Some residents of Chatham County were already evacuating by Thursday, Oct. 6, five days before the deadline to register to vote in the November general election. By Oct. 7, many government offices had closed. That night, many area homes lost power; some homes remained without power for a week. Yes, many evacuees were in places with internet access, but many didn’t have such easy access, and few people were fixated on the registration deadline.
So a minor extension of the registration cutoff seemed like the right thing to do, but state officials claimed that they did not have the power to extend the deadline and also argued in court that an extension past the beginning of early voting would create too much of an administrative burden. A federal judge did not find those arguments persuasive.
From the Savannah Morning News:
U.S. District Judge William T. Moore Jr. ruled that while Georgia’s governor and secretary of state may not be under any obligation to provide Chatham County residents with an extension, it was “the right thing to do.”
He granted an emergency preliminary injunction in response to a suit filed by attorneys for several civil rights groups who complained that Hurricane Matthew had deprived potential voters of their right to register to vote in the Nov. 8 general election.
“What is clear to the court, however, is that granting the extension would have been the right thing to do,” Moore wrote in a five-page order filed in Savannah. “Extending a small degree of common decency by allowing impacted individuals a few extra days to register to vote seems like a rather small consolidation on behalf of their government.”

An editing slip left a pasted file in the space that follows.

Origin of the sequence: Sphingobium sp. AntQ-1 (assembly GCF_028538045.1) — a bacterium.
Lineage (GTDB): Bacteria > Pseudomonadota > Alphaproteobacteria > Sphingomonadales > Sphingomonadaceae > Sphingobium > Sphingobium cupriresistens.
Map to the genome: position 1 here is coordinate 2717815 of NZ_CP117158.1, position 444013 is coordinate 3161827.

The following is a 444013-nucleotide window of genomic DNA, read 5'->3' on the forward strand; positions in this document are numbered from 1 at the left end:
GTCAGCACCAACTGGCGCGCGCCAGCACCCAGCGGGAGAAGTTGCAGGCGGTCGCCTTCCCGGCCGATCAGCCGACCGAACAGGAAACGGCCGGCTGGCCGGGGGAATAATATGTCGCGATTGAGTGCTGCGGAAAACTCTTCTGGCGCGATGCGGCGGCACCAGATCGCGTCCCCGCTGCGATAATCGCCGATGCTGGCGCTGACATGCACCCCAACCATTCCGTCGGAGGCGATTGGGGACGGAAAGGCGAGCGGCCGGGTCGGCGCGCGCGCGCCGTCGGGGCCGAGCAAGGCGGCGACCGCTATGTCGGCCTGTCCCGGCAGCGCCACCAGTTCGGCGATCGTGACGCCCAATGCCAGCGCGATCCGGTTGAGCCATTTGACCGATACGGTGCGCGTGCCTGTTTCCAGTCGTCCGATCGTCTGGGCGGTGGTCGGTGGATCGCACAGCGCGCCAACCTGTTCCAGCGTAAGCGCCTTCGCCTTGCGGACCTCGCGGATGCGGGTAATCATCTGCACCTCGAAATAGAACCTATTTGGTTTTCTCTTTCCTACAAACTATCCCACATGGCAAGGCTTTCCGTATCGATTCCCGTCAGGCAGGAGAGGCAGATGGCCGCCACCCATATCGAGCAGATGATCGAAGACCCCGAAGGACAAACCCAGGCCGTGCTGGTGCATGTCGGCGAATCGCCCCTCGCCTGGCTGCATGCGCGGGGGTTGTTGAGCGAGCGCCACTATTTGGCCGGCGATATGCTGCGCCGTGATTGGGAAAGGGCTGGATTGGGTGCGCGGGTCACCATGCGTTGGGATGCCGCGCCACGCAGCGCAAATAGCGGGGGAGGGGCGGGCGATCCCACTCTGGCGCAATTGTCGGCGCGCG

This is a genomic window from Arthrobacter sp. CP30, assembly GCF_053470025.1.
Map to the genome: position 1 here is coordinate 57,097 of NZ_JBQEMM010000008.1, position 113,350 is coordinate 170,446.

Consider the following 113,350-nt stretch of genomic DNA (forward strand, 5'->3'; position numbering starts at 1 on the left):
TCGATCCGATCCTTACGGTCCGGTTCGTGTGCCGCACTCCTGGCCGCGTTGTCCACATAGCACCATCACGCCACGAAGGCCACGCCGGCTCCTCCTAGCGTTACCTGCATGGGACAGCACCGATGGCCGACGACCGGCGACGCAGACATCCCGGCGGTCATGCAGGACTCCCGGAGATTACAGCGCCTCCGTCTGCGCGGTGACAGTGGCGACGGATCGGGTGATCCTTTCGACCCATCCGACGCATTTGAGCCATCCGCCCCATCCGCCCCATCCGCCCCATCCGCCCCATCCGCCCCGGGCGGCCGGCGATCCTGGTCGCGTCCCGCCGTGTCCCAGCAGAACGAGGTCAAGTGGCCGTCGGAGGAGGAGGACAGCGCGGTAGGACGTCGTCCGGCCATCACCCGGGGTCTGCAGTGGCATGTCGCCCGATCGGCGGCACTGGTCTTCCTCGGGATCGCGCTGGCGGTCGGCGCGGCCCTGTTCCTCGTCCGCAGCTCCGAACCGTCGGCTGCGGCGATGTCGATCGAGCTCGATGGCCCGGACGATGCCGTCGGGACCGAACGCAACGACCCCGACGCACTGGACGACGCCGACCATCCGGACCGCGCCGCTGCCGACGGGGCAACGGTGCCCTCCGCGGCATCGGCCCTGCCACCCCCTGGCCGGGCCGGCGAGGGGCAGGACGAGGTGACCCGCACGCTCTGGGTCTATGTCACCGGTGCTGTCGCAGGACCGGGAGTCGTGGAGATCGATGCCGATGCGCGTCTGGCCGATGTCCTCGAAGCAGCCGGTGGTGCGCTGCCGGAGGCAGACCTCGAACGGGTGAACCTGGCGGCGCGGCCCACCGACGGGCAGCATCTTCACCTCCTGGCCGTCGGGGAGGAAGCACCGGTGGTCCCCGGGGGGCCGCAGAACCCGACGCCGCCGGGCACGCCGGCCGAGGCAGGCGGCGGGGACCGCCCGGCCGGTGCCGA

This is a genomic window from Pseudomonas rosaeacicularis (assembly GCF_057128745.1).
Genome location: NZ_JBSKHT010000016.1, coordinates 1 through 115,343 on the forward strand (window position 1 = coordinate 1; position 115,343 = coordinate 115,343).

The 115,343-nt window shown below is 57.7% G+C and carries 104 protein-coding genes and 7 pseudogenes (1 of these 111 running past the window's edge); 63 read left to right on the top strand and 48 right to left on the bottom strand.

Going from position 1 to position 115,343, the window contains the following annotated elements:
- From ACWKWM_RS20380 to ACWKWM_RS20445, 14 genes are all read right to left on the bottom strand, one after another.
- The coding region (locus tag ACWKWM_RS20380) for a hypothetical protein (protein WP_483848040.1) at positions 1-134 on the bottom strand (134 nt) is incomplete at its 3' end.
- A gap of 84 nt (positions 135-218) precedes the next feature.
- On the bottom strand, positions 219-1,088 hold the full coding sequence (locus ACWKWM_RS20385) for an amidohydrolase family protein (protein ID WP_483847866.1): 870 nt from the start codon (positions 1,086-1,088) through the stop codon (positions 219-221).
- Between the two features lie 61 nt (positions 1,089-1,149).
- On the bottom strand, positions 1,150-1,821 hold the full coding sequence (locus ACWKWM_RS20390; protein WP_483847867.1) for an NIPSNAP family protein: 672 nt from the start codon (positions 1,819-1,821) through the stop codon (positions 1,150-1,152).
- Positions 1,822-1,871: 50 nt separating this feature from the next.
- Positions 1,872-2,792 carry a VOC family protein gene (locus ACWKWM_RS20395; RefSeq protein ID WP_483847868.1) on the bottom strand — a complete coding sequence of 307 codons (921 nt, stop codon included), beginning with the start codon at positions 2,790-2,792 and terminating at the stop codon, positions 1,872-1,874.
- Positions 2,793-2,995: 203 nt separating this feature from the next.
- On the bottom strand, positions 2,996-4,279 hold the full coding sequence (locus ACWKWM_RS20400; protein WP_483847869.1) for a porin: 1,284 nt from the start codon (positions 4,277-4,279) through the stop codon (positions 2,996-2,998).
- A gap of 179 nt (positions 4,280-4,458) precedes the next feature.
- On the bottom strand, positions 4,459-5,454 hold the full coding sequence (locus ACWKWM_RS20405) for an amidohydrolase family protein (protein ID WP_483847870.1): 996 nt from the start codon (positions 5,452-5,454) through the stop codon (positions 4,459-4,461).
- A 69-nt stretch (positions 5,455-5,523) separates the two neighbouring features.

He rejected arguments by an attorney for Secretary of State Brian Kemp that extending the Oct. 11 deadline by a week would present significant administrative burdens on the Chatham County Board of Elections because early voting begins on Monday.
From the AP’s Judges extend voter-registration in North Carolina, Georgia:
The two states join Florida and South Carolina in extending their deadlines. After Florida Gov. Rick Scott refused to extend his state’s Oct. 11 deadline, a federal judge first extended it by a day and then later to Oct. 18. South Carolina extended its original Oct. 7 deadline, and will now accept registration forms postmarked no later than Tuesday.
The fact that state officials fought against the extension of the deadline spawned an especially scathing Savannah Morning News editorial:
But when asked by voter groups to allow more time beyond this Tuesday’s deadline, Mr.Deal and Mr. Kemp, the state’s top elections official, showed no mercy for Savannah’s hurricane victims and declined. They coldly and absurdly claimed it would create too great an administrative headache with early voting beginning this Monday.
Are they kidding? What about the headaches that people here endured to evacuate or to hunker down, and now, to clean up and repair storm-damage property? Are these two state officials suggesting that the courtesy of extending the deadline was something local residents did not deserve from their state government? What happened to showing some mercy?
As the SMN editorial notes, “it’s hard not to notice a partisan reality in this contentious election year,” especially given the likelihood that Clinton and Democrats will do quite well in Chatham County.
Chatham County residents now have until 5 p.m., Tuesday, Oct. 18 to register at the office on Eisenhower Drive or on the web.